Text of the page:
Adam Emory Albright (1862–1957)
Escaping the grinding poverty of his family’s farm in Iowa, Adam Emory Albright arrived in Chicago in 1882 at age nineteen, determined to become an artist. He studied briefly at the Art Institute of Chicago’s school before enrolling in 1883 in the Pennsylvania Academy of the Fine Arts in Philadelphia, where he studied with realist master Thomas Eakins. Albright then spent two years in Europe, working under established figural painters in Munich and Paris. By 1888 the newly married artist was settled in Chicago, struggling to support himself by making portraits and painting moralizing images of newsboys, bootblacks, and other youthful urban types.
Albright’s prospects changed following the births of his twin sons, Ivan and Malvin, and the family’s move to a newly built log cabin residence in northwest-suburban Edison Park. Around 1899, using his own family and neighborhood youths as models, he began painting children in bucolic outdoor settings. Albright’s carefree barefoot boys and girls idle at fishing streams, wander homeward from the fields, gather wildflowers or fruit, and otherwise testify to country childhood as a fleeting moment of innocent pleasures under perpetually sunny skies. These painted fictions—remote indeed from the artist’s hardscrabble youth—were the mainstay of a long and highly successful career. They appealed powerfully to contemporary Chicagoans, many of whom cherished nostalgic memories of their own rural origins, bemoaned the dizzying pace of the modern metropolis, and worried over the plight of urban child laborers and slum dwellers. The Art Institute honored Albright with five solo exhibitions (more than any other artist in the first half of the twentieth century) and he was noted among Chicago artists for never having to supplement his income from art-making by teaching or other activities. Renowned as the “farmer artist,” Albright was active in numerous Chicago art organizations and championed local artists.[i]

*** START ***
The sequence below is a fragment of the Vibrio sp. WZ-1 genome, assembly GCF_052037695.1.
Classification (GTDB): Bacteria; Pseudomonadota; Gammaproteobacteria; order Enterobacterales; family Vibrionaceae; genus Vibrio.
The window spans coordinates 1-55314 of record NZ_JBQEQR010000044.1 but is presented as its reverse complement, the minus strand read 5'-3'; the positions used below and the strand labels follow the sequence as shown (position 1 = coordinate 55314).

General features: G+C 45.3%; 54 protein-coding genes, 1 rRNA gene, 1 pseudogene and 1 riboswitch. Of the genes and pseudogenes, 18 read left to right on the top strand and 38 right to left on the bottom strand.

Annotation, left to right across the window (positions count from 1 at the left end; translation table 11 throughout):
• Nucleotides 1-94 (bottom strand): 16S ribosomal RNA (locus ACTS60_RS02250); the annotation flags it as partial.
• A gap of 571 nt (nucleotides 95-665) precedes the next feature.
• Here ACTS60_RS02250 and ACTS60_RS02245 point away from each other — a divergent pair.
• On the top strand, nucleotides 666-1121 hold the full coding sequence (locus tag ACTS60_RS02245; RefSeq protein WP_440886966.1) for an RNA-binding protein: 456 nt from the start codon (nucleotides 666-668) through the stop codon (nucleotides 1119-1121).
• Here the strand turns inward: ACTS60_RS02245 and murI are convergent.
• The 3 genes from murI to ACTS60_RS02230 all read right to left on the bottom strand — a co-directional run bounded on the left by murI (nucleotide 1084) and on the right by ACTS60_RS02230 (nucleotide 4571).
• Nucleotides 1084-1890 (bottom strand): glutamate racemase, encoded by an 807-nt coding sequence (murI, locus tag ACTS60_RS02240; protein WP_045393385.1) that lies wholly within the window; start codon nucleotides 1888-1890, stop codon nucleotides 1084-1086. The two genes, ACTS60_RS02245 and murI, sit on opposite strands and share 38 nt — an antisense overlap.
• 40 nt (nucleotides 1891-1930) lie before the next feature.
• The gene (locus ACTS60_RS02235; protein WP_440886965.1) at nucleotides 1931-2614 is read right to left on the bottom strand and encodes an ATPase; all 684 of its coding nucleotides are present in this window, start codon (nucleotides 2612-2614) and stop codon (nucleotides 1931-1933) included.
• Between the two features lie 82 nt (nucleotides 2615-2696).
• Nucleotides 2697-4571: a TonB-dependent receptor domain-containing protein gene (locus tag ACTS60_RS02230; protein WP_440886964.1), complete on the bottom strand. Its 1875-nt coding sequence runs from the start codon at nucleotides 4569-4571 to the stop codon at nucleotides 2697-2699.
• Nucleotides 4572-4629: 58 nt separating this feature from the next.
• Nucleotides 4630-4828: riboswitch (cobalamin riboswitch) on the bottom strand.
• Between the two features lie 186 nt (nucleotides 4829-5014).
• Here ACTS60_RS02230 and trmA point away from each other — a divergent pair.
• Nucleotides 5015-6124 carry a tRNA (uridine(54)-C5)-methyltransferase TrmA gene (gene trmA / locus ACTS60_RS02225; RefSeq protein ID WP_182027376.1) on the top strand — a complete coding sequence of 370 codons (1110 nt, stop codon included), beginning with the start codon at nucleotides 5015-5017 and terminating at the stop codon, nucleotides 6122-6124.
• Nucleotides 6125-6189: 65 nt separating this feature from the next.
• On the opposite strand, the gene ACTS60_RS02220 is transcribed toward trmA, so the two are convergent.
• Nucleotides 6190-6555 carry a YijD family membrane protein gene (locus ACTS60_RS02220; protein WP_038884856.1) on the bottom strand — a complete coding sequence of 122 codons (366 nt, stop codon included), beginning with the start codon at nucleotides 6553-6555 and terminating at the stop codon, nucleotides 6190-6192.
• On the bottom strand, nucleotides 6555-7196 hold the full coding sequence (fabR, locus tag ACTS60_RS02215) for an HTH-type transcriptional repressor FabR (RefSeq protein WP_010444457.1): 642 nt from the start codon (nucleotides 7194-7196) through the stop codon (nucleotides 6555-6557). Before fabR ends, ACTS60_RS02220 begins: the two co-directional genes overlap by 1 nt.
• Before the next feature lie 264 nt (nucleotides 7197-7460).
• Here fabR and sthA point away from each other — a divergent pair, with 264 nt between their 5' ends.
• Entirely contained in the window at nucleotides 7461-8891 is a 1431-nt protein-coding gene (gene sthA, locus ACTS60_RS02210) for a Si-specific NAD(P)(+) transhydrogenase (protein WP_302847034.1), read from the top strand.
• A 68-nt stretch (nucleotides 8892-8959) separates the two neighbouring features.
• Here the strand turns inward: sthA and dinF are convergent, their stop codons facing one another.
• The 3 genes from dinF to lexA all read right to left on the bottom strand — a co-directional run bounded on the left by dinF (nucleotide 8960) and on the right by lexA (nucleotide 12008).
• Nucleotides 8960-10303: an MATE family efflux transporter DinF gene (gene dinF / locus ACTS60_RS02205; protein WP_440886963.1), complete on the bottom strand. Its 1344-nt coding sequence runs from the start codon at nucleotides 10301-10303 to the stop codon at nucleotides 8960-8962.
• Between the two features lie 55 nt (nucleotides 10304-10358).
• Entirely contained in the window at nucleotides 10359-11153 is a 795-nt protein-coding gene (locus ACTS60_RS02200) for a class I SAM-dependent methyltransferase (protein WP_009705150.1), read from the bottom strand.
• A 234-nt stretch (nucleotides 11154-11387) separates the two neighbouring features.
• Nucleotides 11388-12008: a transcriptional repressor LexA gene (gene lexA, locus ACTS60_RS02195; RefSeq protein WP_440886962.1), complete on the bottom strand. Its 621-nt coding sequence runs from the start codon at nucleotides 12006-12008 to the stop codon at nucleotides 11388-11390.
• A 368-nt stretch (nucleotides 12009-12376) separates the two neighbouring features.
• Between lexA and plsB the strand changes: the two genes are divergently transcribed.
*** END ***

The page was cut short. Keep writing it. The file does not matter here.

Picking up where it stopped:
In 1910, with Edison Park losing its rural character, Albright built a much larger log studio-residence in the Hubbard Woods section of Winnetka, and in the mid-1920s he moved again, to Warrenville, Illinois. Accompanied by his family, Albright also traveled widely, visiting Wales and Venezuela as well as New England, Pennsylvania, Indiana, and California. While adhering closely to his signature subject matter, he loosened his brushwork and brightened his color under the influence of impressionism. In the face of more avant-garde trends, however, Albright emerged as a staunch defender of traditional pictorial values. Ironically, his twin sons became prominent modernist artists in their own right: Ivan, in particular, was noted by the late 1920s for figural images of scathing hyper-realism that contrasted sharply with his father’s cheerful sunlit scenes. Yet father and sons often painted together, and they even exhibited together in 1950. Established as one of Illinois’s “best conservative artists, untouched by modern influences,” Adam Albright died at age ninety-five. [ii]